By Champika Fernando
Four weeks after police “dropped” its investigation of Mahindananda Aluthgamage’s allegation that the 2011 cricket World Cup was fixed, State prosecutors have requested the Sports Ministry for documentary evidence of a complaint the former Sri Lankan Sports Minister claimed to have sent to the International Cricket Council (ICC) in October 2011.
While the police said in a media statement that the probe was closed owing to “lack of evidence”, it only remains suspended, with the Attorney General’s Department yet to give its opinion on the subject. The ICC threw Mahindananda Aluthgamage’s allegation in the bin, saying it had “no reason to doubt the integrity of the ICC Men’s Cricket World Cup Final 2011″.
The ICC also said that the recent allegation made does not even warrant the beginning of an investigation. But the Minister has provided a copy of a purported letter sent to the ICC requesting for a formal inquiry back then. The letter dated October 30, 2011, was addressed to Haroon Lorgat, the then Chief Executive of the ICC.
Its authenticity is now in question, especially after the ICC (having checked with all senior officials who helped organise the 2011 World Cup) categorically denied receiving a written or oral complaint from the Minister regarding the match.
“There is no record of any letter regarding this matter sent by the then Sri Lanka Sports Minister to the ICC and senior ICC staff at the time have confirmed they have no recollection of receiving any such letter which would have led to an investigation,” Alex Marshall, Head of ICC ACU, said in a statement.
The ICC’s statement should have shattered Aluthgamage’s claims. The AG’s Department, however, are looking to establish whether the Minister did indeed make a written complaint to the ICC; or whether he manufactured evidence to support his claims in order to avoid a possible jail term for making false allegations under Section 13 of the Prevention of Offences Relating to Sports Act.
The letter the Minister said he sent, seen by the Sunday Times, does not even contain a reference number. The AG wants the Ministry of Sports to check all their references to see whether they have got a copy of the original complaint and any other correspondence the Ministry had in this regard with the ICC and vice-versa.
If he has lodged an official complaint with the ICC by forwarding a document to investigators, as he claims, there has to be record of it as all official correspondence is preserved at the Ministry.
Among other documents the AG’s Department has solicited were the approval given by the Sports Ministry for the 15-man squad originally selected for the tournament; and approval given for the two injury replacements, Chaminda Vaas and Suraj Randiv.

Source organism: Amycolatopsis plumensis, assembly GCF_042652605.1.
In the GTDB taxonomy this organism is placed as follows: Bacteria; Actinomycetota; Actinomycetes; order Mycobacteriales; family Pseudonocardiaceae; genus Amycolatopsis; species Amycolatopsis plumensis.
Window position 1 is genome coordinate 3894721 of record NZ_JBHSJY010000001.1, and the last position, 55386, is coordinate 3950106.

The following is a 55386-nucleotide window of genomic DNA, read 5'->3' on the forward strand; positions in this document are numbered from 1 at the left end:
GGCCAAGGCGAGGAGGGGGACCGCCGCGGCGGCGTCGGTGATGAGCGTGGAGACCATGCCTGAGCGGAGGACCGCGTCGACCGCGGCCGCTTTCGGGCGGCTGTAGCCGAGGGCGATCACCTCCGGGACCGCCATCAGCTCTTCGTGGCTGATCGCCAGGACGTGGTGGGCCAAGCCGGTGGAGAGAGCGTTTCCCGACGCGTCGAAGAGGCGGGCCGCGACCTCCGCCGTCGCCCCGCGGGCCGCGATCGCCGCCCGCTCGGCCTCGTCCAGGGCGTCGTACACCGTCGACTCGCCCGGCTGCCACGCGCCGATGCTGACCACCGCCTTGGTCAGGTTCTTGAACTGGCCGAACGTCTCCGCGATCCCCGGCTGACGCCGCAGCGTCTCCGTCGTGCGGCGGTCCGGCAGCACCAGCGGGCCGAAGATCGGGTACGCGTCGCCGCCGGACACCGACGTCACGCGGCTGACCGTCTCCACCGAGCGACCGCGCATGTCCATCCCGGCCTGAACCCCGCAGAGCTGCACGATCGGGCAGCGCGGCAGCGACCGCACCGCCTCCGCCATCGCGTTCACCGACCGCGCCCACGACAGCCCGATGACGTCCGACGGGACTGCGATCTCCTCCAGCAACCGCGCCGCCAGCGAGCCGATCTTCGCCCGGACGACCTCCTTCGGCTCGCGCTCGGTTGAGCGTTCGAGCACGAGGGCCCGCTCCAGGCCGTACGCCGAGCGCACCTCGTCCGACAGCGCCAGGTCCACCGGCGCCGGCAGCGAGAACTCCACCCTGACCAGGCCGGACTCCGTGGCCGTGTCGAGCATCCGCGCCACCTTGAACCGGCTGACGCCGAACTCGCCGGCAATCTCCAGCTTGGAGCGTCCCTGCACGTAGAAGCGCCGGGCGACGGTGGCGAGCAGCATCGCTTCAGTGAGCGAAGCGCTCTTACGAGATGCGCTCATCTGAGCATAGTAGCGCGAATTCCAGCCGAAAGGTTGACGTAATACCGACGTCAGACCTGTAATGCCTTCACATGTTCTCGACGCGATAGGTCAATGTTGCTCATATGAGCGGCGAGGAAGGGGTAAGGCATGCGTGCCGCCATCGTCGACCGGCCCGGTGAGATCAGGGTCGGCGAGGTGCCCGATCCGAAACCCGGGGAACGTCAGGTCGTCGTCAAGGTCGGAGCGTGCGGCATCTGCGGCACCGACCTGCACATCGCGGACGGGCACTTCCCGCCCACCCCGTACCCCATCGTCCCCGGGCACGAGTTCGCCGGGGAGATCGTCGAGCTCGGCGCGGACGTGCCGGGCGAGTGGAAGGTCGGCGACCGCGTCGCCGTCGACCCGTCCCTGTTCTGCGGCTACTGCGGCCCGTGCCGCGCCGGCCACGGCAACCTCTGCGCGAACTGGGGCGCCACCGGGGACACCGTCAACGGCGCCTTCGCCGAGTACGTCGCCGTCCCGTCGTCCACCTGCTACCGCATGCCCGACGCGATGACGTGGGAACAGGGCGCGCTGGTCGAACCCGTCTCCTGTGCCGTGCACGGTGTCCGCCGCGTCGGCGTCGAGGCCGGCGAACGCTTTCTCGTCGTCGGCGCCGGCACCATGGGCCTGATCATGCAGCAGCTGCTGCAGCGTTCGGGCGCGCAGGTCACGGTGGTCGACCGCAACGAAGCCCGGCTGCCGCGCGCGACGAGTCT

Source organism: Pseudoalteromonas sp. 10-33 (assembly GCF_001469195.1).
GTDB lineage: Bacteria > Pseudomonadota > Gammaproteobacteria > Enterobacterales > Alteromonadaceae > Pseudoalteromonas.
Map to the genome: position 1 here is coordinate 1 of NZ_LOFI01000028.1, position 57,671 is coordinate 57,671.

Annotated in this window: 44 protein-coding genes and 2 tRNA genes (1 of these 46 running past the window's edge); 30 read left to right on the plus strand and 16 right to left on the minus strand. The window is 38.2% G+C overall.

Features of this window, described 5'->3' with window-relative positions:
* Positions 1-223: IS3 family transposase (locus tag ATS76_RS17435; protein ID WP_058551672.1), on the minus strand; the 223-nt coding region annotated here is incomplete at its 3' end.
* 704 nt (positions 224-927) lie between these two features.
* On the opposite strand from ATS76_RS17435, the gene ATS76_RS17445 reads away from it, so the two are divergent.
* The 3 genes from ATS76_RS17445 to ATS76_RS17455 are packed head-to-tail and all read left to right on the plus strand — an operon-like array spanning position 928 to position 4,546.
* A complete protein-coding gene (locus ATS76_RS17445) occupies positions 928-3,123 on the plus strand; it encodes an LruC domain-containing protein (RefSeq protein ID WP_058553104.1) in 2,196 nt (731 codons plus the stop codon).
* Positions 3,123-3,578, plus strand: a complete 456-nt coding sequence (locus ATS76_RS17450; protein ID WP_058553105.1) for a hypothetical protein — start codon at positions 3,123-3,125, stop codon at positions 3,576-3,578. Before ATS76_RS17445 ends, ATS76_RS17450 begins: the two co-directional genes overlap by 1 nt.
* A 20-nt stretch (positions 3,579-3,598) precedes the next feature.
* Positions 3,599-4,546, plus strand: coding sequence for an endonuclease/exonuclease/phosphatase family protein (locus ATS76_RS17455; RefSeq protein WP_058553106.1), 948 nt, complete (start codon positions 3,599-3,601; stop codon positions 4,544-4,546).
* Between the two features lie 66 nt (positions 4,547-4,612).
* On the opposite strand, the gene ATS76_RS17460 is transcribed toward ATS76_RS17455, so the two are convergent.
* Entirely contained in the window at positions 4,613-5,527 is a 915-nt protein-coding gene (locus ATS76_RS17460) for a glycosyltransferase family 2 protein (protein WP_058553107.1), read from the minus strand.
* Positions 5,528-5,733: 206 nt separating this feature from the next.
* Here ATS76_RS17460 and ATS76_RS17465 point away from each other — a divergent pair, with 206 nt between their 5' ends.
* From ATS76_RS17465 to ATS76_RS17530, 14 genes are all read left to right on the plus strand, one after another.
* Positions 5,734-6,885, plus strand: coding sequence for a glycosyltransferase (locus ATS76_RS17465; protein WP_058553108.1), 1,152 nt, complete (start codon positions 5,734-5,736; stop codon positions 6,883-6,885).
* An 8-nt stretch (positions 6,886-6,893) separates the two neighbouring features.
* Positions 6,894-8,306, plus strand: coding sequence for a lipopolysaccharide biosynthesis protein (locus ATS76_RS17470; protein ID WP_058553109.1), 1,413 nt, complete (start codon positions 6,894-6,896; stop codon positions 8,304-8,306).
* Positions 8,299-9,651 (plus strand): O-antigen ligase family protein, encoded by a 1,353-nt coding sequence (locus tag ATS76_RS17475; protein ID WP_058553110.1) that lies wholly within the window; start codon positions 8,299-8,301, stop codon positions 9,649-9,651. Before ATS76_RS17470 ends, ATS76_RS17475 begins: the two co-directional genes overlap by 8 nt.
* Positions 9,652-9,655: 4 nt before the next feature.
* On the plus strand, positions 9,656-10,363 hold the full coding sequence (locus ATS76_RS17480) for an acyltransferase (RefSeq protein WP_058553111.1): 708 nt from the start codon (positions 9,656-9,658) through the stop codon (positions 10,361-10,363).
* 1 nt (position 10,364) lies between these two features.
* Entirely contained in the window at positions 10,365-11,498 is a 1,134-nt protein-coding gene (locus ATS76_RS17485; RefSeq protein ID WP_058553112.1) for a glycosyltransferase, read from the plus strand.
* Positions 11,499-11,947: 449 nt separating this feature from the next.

The Minister has said he did not approve the injury replacements. But there was documentary evidence to show that he was not being truthful when he claimed that neither the Sports Ministry, which he headed at the time nor Sri Lanka Cricket (SLC) was aware of last-minute additions to the World Cup squad.
The Sunday Times exclusively reported with documentary proof on June 28, 2020, to show the Ministry had sanctioned injury replacements on March 30, 2011, a blow to the credibility of the Minister’s assertions of a fix.
The squad additions were then passed by the Technical Committee of the World Cup organisers on Sri Lanka’s request. Aluthgamage was the Minister in charge. It is unclear how he says his approval was not obtained.
A letter written by then Board Secretary Nishantha Ranatunga addressed to Minister Aluthgamage on March 30, 2011, shows that Selectors took the decision to include the two players “in consultation with the Team Management and Mr Shabir Asgarally on a conference call as he is out of the country.”
The Sports Ministry Secretary granted approval for the inclusion on the same day in order for the two players to travel to India and to join the team for practices.
It is difficult to see how he was ignorant that the Ministry approved the players. As per the Sports Law, no team can represent Sri Lanka at any international event, leave alone travel abroad, without Ministry sanction.
Aluthgamage first dropped the bombshell claim that the 2011 Cricket World Cup Final between India and Sri Lanka had been fixed. In subsequent media appearances, he scaled down on his claims, raising questions surrounding their veracity.
In his initial claim, he stated categorically that the match was fixed, before swiftly shifting to an assertion that he “strongly feels” the match was fixed. In a separate media interview, he claimed that he has evidence to back up his “theory” that the match was fixed.
He also continued to make vague statements that players themselves were not involved in the fixing, but that it was the officials.
Investigations commenced and Aravinda de Silva, Upul Tharanga and Kumar Sangakkara were questioned at length by the Special Investigation Unit (SIU).
Mahela Jayawardene was also asked to be present at the SIU but was told to keep off at the last minute before police announced they had stopped the investigation due to insufficient evidence against the players.
The AG’s Department, however, is still examining evidence. Cricketers expressed hope the case will not be swept under the carpet and the final outcome will uphold the rule of law.